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Cecil the Lion's Killer Will Not Be Charged in Zimbabwe

Environment Minister Oppah Muchinguri-Kashiri says Walter Palmer had the necessary permits to legally hunt in Zimbabwe and would not seek to extradite the American dentist back to the country.
Photo via Flickr

Zimbabwe will not charge American dentist Walter Palmer for killing a prized lion in July because he had obtained legal authority to conduct the hunt, a cabinet minister said on Monday.

Palmer, a lifelong big-game hunter from Minnesota, sparked a global controversy when he killed Cecil, a rare black-maned lion, outside Hwange National Park in Western Zimbabwe this summer. Cecil was a prized attraction at the park and was being closely studied as part of a research project on endangered lions.


Zimbabwe had previously called for Palmer's extradition for the killing of Cecil, but on Monday Environment Minister Oppah Muchinguri-Kashiri said Palmer could not be charged since he had the requisite hunting permits.

"We approached the police and then the prosecutor general, and it turned out that Palmer came to Zimbabwe because all the papers were in order," Muchinguri-Kashiri told reporters.

Related: The Dentist Who Killed Cecil the Lion Says He's Heading Back to Work

Almost immediately after authorities released the identity of Cecil's killer, Palmer became the subject of international outrage. He took a two-month hiatus from work after animal activists and vigilantes directed a wave of threats and vitriol at his office, family, and home.

Palmer admitted he had killed Cecil but was quick to apologize, saying that no one in the hunting party realized the targeted lion was Cecil, a well-known tourist attraction in the park.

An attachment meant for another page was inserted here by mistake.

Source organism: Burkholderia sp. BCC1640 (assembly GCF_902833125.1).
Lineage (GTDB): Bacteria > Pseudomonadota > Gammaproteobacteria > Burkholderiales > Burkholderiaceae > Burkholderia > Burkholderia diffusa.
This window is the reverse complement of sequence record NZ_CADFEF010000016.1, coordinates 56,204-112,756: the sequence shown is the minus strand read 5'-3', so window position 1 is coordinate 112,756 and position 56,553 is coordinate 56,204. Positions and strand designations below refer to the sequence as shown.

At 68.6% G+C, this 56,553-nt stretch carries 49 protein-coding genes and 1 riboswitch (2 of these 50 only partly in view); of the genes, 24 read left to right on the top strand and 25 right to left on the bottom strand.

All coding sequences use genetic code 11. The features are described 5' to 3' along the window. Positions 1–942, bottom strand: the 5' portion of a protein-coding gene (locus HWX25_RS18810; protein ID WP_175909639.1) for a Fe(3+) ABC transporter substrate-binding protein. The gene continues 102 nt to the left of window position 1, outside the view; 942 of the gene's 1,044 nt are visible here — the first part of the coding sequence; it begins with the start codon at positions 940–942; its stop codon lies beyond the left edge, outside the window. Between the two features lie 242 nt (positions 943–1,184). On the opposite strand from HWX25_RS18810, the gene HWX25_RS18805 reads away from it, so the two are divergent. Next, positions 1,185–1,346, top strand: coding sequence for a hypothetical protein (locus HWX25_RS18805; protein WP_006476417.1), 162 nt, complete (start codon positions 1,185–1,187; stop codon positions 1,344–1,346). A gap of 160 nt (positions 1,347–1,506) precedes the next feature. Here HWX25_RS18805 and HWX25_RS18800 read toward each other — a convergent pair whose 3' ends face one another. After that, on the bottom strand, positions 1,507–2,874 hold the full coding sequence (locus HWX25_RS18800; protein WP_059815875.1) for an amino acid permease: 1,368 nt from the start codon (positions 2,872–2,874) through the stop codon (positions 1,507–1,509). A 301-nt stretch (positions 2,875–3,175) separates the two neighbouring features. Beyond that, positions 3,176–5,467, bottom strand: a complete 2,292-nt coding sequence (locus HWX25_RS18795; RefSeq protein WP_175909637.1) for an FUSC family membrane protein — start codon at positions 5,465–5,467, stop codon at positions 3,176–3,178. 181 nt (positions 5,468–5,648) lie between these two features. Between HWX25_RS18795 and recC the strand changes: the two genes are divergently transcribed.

Big game hunting has long been a controversial practice, with many opponents criticizing the practice for further endangering rare and prized animals.

Muchinguri-Kashiri, said that Palmer is free to visit Zimbabwe as a tourist but not as a hunter, since he will be denied the necessary hunting permits.

Two more people still face charges related to Cecil's killing. Both allegedly were involved in using bait to lure Cecil out of his habitat in Hwange National Park so he could be killed.


Theo Bronkhorst, a professional hunter in Zimbabwe, is charged with breaching hunting rules in connection with the hunt in which Cecil was killed. A game park owner is also charged with allowing an illegal hunt. Both have denied the charges.

Bronkhorst is expected to appear in a Hwange court on Thursday where a magistrate will rule on a request by his lawyers that his indictment be dismissed.

Palmer could not be reached immediately for comment on the environment minister's statement to reporters.

Photo via Flickr

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